Hong Kong Emergency Nurses Association


Cost–effectiveness and Resources Implication of Inter-facility Transport in Emergency Department

The Inter-facility Transport (IFT) service provided by emergency department becomes increasingly important, owing to the re-organization of hospital services in Hong Kong. Patients need to be rapidly transported over short distances to access appropriate health care facilities. Many studies have been done to review the compliance with Inter-facility Transport Triage guideline, risk factors and en-route physiological deteroiation and knowledge of emergency staff in the preparation of IFT. Little has been done on the resources utilization / cost-effectiveness of IFT.

From the administrative point of view, the cost-effectiveness of a hospital services implementation is crucial to forecast the budget planning in the future development. The following articles evaluated the effectiveness of transport medicine in terms of cost analysis.

List of interesting journals reviewed

  • Golestanian E, Scruggs JE, Gangnon RE, Mak RP and Wood KE (2007)
    Effect of interhospital transfer on resource utilization and outcomes at a tertiary care referral center.
    Critical Care Medicine, 35(6), 1470-1476.
  • Golestanian et al (2007)
    conducted an observational cohort study to compare the lengths of stay, mortality and resources consumption between patient directly admitted and those transferred to ICU. The results found that transfer patients had longer ICU and hospital lengths of stay. However, they have similar adjusted mortality outcomes when compared with directly admitted patients. Risk stratification revealed that the lowest predicted mortality patient consumes more resources.
  • Lee SK, Zupancic, JAF, Sale J, Pendray M, Whyte R, Brabyn D, Walker R and Whyte H (2002)
    Cost-Effectiveness and Choice of Infant Transport Systems.
    Medical Care, 40(8), 705-716.
  • Lee et al (2002)
    conducted a prospective, multi-center, observational study to compare the cost-effectiveness of three types of infant transport models and derive a decision model. They found that the cost drivers of transport were volume and percent of waiting time dedicated to infant transport.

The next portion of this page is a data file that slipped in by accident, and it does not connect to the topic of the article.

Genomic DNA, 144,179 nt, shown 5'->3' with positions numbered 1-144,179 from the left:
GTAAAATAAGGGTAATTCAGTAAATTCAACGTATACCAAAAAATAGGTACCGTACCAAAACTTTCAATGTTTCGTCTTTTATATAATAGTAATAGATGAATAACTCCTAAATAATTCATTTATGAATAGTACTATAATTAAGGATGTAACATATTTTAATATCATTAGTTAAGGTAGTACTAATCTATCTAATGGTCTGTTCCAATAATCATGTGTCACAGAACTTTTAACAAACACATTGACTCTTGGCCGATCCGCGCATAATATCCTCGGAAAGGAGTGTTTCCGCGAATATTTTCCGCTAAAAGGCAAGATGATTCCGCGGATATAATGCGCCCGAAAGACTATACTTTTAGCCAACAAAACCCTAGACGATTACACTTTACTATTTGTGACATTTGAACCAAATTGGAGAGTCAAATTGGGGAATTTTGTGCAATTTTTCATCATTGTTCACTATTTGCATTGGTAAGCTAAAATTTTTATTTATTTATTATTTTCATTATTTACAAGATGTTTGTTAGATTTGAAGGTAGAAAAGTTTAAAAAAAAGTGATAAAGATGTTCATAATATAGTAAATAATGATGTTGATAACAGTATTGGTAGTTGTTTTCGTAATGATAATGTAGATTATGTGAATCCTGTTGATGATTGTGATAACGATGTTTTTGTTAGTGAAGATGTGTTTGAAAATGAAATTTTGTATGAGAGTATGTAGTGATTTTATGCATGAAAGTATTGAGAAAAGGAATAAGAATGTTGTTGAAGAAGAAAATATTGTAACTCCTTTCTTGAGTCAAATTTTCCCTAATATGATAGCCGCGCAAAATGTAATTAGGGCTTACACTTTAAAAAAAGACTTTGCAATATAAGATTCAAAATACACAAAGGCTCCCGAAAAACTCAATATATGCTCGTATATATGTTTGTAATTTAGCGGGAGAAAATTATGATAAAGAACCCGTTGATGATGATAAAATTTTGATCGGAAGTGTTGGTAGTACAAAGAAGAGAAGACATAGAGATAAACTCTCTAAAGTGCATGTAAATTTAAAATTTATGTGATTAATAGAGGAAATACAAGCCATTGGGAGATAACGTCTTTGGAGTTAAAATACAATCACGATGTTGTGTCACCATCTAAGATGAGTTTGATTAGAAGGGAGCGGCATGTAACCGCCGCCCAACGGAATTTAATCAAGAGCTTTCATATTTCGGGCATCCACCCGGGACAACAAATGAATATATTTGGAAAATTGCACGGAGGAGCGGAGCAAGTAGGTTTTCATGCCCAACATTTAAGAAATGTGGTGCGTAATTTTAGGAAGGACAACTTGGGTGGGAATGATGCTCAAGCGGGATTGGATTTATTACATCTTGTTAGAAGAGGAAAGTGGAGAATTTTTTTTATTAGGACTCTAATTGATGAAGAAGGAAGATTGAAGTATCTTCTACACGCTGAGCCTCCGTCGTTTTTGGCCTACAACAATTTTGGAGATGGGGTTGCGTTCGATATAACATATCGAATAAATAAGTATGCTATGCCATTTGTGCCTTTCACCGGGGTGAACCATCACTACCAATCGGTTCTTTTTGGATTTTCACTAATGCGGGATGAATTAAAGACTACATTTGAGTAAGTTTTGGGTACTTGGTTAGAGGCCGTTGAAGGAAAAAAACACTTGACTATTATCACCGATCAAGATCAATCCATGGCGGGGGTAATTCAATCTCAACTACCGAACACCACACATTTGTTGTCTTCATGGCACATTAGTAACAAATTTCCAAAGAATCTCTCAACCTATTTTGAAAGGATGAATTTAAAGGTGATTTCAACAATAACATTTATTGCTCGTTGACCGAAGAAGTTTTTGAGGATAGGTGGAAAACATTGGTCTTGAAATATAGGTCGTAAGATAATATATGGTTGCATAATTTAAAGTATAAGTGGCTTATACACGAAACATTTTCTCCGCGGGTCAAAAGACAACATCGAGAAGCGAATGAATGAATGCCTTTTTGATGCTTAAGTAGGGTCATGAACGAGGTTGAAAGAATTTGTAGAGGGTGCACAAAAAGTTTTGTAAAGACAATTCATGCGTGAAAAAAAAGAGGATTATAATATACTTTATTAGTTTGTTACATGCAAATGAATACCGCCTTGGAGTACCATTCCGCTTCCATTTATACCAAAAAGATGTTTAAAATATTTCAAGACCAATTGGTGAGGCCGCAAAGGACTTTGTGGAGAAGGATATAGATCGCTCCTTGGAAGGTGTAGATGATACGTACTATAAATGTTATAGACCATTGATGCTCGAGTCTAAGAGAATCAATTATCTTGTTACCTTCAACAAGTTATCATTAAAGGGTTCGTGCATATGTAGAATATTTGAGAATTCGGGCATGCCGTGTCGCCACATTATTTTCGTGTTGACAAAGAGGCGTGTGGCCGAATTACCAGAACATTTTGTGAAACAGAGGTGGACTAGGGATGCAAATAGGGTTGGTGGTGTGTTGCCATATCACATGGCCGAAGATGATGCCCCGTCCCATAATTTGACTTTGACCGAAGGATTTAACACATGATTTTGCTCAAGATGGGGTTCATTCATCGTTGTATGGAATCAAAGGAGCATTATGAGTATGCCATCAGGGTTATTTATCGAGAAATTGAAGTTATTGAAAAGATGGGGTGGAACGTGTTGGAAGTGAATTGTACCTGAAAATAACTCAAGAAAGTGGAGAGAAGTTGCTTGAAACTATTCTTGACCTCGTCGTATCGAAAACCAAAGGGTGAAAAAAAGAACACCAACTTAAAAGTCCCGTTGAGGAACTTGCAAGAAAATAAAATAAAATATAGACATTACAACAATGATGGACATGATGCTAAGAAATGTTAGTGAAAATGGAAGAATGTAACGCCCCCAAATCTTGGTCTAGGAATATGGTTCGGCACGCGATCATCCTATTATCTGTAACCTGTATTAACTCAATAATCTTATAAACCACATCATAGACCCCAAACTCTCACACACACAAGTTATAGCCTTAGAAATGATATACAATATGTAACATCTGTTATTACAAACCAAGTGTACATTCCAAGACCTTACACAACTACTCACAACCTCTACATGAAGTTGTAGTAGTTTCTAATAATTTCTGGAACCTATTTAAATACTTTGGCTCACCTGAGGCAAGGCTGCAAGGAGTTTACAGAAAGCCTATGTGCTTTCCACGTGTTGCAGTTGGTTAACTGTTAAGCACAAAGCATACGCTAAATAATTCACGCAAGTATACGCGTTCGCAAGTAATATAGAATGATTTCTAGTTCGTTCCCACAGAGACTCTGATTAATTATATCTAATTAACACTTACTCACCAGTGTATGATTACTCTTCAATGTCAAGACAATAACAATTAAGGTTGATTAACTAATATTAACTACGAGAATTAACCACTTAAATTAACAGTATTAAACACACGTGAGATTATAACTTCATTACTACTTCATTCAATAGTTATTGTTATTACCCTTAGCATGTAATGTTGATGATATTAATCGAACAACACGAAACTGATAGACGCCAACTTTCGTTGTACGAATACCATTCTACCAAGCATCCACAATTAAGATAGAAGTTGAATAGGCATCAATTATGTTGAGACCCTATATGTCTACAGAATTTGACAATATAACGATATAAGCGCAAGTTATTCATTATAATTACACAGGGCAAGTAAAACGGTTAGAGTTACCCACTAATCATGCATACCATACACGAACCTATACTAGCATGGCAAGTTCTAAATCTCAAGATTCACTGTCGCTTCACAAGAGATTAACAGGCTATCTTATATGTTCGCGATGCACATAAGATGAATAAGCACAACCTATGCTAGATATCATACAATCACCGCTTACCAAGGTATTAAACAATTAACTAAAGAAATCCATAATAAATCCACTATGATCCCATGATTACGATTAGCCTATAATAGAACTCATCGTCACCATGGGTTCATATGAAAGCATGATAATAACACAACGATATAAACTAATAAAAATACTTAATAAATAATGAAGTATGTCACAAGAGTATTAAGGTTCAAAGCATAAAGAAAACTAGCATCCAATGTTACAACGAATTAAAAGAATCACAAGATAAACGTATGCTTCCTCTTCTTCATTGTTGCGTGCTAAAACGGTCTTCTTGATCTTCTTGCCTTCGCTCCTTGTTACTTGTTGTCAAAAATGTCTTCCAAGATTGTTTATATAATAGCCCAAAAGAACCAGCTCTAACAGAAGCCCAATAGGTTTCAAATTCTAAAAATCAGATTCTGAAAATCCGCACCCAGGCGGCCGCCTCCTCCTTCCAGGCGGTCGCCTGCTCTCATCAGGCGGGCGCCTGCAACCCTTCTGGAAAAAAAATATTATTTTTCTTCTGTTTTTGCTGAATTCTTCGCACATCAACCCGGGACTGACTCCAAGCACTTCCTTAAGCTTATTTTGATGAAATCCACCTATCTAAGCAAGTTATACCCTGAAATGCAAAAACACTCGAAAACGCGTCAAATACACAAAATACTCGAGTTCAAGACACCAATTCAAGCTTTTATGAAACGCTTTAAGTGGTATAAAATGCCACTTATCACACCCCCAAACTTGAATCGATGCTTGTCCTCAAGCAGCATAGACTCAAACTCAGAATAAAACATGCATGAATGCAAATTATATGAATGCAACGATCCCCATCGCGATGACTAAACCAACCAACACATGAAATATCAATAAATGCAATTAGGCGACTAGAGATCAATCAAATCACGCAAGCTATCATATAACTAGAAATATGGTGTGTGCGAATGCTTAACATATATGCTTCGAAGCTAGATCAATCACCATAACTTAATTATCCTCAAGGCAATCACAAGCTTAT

• Borlase BC, Baxter JK, Kenney PR, Forse RA, Benotte PN and Blackburn GL (1991).
    Versus Acute Interhospital Transfers to a Surgical Intensive Care Unit: Cost and Outcome Prediction.
    Journal of Trauma-Injury Infection and Critical Care, 31(7), 915-919.
  • Borlase et al (1991)
    studied the outcome and cost in tertiary SICU admission. They concluded that active transfer patients have a significantly high mortality than the elective intra-hospital admission patients. Besides, those acute transfer patients are significant more costly irrespective of outcome.
  • Lo SM, Choi TYK, Tang, YHS, Lee LYL and Chan TSJ (2009)
    A Retrospective Review on Resources Implication of Inter-facility Transport in Emergency Department.
    Poster Presentation in Scientific Symposium in Emergency Medicine in Hong Kong.
  • Lo et al. (2009)
    conducted a retrospective review on resources implication of IFT in Hong Kong. They found that the main cost driver of IFT were number of transport, direct time cost and transport cost for return journey. The crude cost of providing IFT services by Emergency Department was $852 per patient, which was reasonable and acceptable.

The above articles highlight the importance of cost analysis in transport medicine. In view of the growing demand of IFT services in emergency department, it’s time for us to evaluate the value of IFT services and balance the cost-benefit ratio, so as to consolidate the future direction of transport medicine.

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